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FORT LAUDERDALE (CBSMiami/AP) — The recounts are off and running across the State of Florida.

After some early bumps, more than half of Florida’s 67 counties began recounting votes Sunday in the razor-thin Senate and gubernatorial races, bringing back memories of the 2000 presidential fiasco.

broward recount1 Despite Early Bumps In Broward, Recount Process Humming Along In South Florida Counties

The recount process playing out at the Broward Supervisor of Elections Office in Lauderhill. (Source: CBS4)

In Democratic-leaning Broward County, the scheduled start of the recount was delayed Sunday because of a problem with one of the tabulation machines.

The Republican Party attacked Broward’s supervisor of elections, Brenda Snipes, of “incompetence and gross mismanagement” following the delay, which was resolved within two hours.

The county, the state’s second-most populous, is emerging as the epicenter of controversy in the recount.

Broward officials said they mistakenly counted 22 absentee ballots that had been rejected, mostly because the signature on the return envelope did not match the one on file.

It is a problem that appears impossible to fix because the ballots were mixed in with 205 legal ballots. Snipes said it would be unfair to throw out all the ballots.

The recount in most other major population centers, including Miami-Dade and Pinellas and Hillsborough counties in the Tampa Bay area, was ongoing without incident on Sunday.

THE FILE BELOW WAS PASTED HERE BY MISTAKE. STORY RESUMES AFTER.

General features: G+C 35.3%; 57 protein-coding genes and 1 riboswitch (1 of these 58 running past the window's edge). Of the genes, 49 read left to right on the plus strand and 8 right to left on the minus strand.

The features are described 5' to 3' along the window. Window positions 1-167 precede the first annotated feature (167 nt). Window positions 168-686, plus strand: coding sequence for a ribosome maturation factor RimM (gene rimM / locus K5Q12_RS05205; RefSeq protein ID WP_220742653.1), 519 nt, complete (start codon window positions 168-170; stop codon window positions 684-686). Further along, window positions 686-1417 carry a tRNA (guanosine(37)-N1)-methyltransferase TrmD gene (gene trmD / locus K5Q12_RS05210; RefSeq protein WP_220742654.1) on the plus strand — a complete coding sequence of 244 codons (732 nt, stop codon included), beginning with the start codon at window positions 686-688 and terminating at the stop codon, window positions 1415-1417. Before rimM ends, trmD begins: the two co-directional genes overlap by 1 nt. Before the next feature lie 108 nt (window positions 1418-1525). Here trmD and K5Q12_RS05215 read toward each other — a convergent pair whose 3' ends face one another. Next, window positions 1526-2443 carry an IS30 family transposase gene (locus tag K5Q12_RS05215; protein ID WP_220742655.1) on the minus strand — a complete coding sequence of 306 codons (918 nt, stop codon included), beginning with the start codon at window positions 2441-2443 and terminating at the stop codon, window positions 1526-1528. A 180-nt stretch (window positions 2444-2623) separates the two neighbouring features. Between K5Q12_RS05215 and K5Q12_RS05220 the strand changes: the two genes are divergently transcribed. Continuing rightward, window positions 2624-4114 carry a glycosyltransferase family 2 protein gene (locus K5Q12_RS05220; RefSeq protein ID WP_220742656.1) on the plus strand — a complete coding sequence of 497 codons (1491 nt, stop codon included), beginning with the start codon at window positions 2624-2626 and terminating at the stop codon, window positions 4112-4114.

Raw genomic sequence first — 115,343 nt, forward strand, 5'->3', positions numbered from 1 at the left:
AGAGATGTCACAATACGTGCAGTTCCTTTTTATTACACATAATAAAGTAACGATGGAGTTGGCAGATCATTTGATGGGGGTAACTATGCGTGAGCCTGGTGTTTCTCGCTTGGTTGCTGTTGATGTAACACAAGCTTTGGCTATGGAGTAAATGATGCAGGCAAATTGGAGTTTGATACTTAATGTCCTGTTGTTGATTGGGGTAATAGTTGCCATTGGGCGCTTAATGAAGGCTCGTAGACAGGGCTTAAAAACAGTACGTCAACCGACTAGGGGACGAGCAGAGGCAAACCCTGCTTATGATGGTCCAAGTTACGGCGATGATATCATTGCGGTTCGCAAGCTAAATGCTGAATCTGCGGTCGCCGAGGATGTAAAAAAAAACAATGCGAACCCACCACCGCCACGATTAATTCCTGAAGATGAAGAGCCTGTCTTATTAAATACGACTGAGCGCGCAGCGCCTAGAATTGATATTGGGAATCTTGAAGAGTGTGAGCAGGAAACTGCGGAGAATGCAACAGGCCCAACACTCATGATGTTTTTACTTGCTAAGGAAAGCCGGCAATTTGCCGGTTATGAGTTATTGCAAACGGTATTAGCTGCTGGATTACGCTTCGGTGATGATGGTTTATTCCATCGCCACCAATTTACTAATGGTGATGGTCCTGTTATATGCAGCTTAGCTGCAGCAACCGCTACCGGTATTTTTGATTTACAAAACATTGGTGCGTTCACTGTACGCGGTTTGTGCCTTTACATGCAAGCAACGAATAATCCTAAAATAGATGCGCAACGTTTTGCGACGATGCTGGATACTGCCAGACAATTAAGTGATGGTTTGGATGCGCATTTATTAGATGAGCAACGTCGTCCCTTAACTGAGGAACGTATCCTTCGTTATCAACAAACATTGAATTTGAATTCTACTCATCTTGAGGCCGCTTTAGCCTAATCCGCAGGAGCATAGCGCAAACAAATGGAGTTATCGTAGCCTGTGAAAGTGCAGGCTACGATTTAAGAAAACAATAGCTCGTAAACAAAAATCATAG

Smaller counties are expected to begin their reviews Monday, Tuesday or Wednesday. All counties face a Thursday afternoon deadline to complete the recount.

The reviews are an unprecedented step in Florida, a state that’s notorious for election results decided by the thinnest of margins. State officials said they weren’t aware of any other time either a race for governor or U.S. Senate in Florida required a recount, let alone both in the same election.

Unofficial results show that Republican former U.S. Rep. Ron DeSantis led Democratic Tallahassee Mayor Andrew Gillum by 0.41 percentage points in the election for governor. In the Senate race, Republican Gov. Rick Scott’s lead over Democratic incumbent Bill Nelson is 0.14 percentage points.

State law requires a machine recount in races where the margin is less than 0.5 percentage points. Once completed, if the differences in any of the races are 0.25 percentage points or below, a hand recount will be ordered.

(© Copyright 2018 CBS Broadcasting Inc. All Rights Reserved. The Associated Press contributed to this report.)

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